Easter Sunday - Becoming
For Easter Sunday we return to Sharing the Easter Story by Sally Welch
But on the first day of the week, at early dawn, they came to the tomb, taking the spices that they had prepared. They found the stone rolled away from the tomb, but when they went in, they did not find the body. While they were perplexed about this, suddenly two men in dazzling clothes stood beside them. The women were terrified and bowed their faces to the ground, but the men said to them, ‘Why do you look for the living among the dead? He is not here, but has risen. Remember how he told you, while he was still in Galilee, that the Son of Man must be handed over to sinners, and be crucified, and on the third day rise again.’
Then they remembered his words, and returning from the tomb, they told all this to the eleven and to all the rest. Now it was Mary Magdalene, Joanna, Mary the mother of James, and the other women with them who told this to the apostles. But these words seemed to them an idle tale, and they did not believe them. But Peter got up and ran to the tomb; stooping and looking in, he saw the linen cloths by themselves; then he went home, amazed at what had happened.
My son was not very well when he was born. During the pregnancy, a defect had been spotted during an ultrasound scan and the radiographer was alarmed. I knew the doctors were worried, because one of them reached out and touched my hand to comfort me before delivering the bad news. The syndrome which presented itself could only be verified after birth, and the final weeks of pregnancy were nerve-racking. The days after giving birth were even worse, as my tiny son was subjected to a battery of tests, some of them extremely invasive. One test, in fact, was so alarming that the doctors would not let mothers stay with their children, only the fathers (this was nearly 20 years ago). The nights were traumatic, too, as we lay awake, conjuring up scenarios each more devastating than the last.
Finally, we went to get the results of the tests. We sat in the consultant’s room, and he looked at the tests, paused and cleared his throat. ‘Well, Mr and Mrs Welch,’ he said, ‘this one’s all clear. Your son is fine.’ ‘All clear’ – two words that put an end to hopeless anxiety, soul wrenching worry and tears wept in the darkness of the night. ‘All clear’. There are other phrases equally powerful, both good and bad – ‘I’m pregnant’, ‘I love you’, ‘We’ve lost him.’ Entire life stories built up around life-changing words. We celebrate today some of the most important words in the Christian language. The first ones are the ones said by the angel in the tomb to Mary: ‘He is not here, but has risen.’
These words, too, are life-changing, and they begin their work immediately. The first ones to hear them are the women, who have crept out of their houses at dawn, anxious and afraid, tiptoeing through the streets of Jerusalem, out to the tombs where the outcasts live among the memorials to the dead. They had come to bury with him their hopes of a new way of living, their dreams of a world which was governed by justice and mercy, a kingdom of righteousness and truth. They came in fear of soldiers and reprisals, of persecution and punishment. But still they came.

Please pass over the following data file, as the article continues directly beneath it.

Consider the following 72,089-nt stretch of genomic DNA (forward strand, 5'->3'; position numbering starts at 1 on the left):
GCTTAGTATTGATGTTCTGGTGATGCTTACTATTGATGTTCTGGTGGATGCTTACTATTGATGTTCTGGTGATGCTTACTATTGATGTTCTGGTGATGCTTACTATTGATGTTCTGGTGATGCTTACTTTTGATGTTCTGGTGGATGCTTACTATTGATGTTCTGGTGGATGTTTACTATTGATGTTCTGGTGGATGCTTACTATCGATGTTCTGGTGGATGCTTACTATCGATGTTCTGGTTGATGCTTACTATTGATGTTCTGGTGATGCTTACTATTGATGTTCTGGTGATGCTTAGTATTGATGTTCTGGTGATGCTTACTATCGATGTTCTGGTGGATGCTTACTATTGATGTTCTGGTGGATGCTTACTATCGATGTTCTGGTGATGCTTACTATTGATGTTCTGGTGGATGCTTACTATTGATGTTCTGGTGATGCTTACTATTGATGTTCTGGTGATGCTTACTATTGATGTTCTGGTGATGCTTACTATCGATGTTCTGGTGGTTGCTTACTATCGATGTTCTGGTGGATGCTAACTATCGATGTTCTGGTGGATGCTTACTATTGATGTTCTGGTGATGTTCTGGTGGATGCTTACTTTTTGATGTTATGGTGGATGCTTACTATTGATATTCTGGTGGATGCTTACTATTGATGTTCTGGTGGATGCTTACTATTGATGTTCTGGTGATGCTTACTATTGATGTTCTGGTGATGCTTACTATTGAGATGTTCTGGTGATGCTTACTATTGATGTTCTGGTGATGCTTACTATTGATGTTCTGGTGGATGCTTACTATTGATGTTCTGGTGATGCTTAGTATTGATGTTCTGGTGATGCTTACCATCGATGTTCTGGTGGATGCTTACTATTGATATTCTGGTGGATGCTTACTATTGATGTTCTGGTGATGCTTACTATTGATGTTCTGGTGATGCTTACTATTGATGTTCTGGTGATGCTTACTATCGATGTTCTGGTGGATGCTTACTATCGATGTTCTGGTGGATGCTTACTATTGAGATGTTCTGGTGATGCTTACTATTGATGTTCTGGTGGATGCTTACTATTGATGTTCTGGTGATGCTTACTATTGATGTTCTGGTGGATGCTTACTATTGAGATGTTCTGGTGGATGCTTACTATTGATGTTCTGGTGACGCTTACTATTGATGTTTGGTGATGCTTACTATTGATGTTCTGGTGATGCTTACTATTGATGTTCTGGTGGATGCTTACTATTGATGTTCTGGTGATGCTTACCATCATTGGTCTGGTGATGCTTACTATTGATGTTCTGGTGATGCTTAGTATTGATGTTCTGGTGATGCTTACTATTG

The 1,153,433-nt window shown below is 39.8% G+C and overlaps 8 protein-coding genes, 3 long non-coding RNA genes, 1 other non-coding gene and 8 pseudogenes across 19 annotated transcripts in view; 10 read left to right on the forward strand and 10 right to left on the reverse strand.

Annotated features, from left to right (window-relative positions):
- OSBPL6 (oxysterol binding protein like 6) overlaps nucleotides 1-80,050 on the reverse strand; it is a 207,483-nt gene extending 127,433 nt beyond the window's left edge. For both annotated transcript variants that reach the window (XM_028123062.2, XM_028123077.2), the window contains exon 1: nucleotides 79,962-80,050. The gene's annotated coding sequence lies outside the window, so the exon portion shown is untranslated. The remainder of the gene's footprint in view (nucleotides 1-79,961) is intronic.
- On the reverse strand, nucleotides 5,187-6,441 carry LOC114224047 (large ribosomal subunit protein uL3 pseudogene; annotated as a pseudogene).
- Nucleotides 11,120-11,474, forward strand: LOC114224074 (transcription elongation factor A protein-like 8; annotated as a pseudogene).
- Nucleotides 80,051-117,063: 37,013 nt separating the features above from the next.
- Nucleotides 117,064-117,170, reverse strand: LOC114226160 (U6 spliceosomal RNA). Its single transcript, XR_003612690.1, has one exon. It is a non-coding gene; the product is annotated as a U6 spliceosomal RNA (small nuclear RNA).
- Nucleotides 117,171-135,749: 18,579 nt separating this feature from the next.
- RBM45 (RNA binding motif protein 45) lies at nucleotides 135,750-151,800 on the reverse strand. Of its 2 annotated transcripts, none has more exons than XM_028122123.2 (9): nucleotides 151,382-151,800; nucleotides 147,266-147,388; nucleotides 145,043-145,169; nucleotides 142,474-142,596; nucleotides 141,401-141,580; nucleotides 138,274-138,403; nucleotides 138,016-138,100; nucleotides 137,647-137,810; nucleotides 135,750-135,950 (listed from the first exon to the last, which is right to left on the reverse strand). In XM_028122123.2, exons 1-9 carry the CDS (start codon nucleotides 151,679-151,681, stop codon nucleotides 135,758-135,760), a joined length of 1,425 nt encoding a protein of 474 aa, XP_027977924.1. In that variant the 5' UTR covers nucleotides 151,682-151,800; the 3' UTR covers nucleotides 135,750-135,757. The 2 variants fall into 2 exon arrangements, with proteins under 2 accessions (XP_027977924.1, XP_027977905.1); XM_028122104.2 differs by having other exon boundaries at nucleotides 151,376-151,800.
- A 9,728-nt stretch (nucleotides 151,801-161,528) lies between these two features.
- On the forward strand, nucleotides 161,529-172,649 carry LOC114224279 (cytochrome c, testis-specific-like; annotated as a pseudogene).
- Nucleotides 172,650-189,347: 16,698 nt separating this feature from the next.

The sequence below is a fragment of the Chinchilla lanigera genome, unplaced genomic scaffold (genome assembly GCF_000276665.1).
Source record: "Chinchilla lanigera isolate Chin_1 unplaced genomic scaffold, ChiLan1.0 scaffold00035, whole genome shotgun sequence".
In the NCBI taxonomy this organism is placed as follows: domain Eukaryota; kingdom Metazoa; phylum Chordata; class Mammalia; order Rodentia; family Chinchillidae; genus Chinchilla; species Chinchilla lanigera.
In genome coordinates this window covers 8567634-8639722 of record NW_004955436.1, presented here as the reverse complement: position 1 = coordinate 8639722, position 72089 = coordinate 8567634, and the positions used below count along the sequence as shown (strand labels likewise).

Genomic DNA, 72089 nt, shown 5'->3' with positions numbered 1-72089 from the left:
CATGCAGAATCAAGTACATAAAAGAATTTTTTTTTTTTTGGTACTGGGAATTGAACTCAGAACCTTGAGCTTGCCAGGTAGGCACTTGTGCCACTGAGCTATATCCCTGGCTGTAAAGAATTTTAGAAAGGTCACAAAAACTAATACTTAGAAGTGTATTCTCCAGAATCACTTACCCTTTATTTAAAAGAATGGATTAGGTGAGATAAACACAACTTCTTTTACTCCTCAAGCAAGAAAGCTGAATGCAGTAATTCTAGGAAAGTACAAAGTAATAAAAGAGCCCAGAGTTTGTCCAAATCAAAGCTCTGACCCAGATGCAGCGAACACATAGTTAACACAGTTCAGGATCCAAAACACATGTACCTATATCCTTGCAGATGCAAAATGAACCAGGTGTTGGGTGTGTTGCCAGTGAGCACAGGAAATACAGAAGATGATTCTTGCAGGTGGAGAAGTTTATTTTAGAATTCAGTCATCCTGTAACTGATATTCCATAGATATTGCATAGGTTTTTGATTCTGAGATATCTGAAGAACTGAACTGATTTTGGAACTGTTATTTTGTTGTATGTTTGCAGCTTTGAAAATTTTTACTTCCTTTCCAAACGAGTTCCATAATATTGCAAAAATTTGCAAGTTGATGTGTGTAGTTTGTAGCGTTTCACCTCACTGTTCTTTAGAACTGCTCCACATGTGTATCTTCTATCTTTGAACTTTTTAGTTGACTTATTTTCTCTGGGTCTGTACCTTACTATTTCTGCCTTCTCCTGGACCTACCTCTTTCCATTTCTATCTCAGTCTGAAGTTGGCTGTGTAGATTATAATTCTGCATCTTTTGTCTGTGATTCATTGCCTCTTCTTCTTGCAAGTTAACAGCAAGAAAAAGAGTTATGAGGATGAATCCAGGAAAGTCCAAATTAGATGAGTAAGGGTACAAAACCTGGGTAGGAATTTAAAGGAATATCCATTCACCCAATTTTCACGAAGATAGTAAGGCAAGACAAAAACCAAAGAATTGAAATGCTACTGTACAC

To their horror, their beloved Lord and Master was not there. Instead there was an empty tomb, filled only with the cloth wrappings which they had so carefully, so lovingly, wrapped around his body. These wrappings – the things of the world, the cares and worries of earthly preoccupations, everything that binds us and blinds us to the love of God – have been thrown off, and the women are invited to do the same. Suddenly the world looks different – new, exciting and full of wonder. ‘He is not here, but has risen.’
All of us who seek God, who try to live our lives as children of God, children of the promise, and who work for the kingdom are promised that we too will not perish like the grass of the field, but that we will be called into the everlasting presence of our Lord and Saviour.
People who have undergone both the experience of cancer and the joy of those words ‘all clear’, people who have looked death in the face and survived, say that it changes their view of life. It changes their priorities, the things they do and the goals they have. So too must the words that mark the beginning of the Christian church change our lives and redefine our priorities, if we take them at all seriously.
But it is not enough that we hear these words and they transform our lives. On hearing these words, the women remember the rest of Jesus’ words. All the stories, the injunctions, the commands, everything which they had suppressed and buried in their shock and grief, it all comes back to them, for things have happened just as he promised, and now it is their turn. The women head at once to the rest of the disciples: ‘Then they remembered his words, and returning from the tomb, they told all this to the eleven and to all the rest.’
We too must hear these words: ‘He is not here, but has risen.’ Hear them properly, take them into our hearts and live by them. And then we must share this wonderful story, because the news is too good to keep to ourselves!
Sally Welch is a parish priest of 20 years’ standing, having ministered in both rural and urban contexts within the Diocese of Oxford. She is currently the diocesan spirituality adviser and co-director of the Centre for Christian Pilgrimage as well as an Diocesan Canon at Christ Church Cathedral, Oxford. Sally is a committed pilgrim and has walked many pilgrim routes in the UK and Europe, with plans for many more.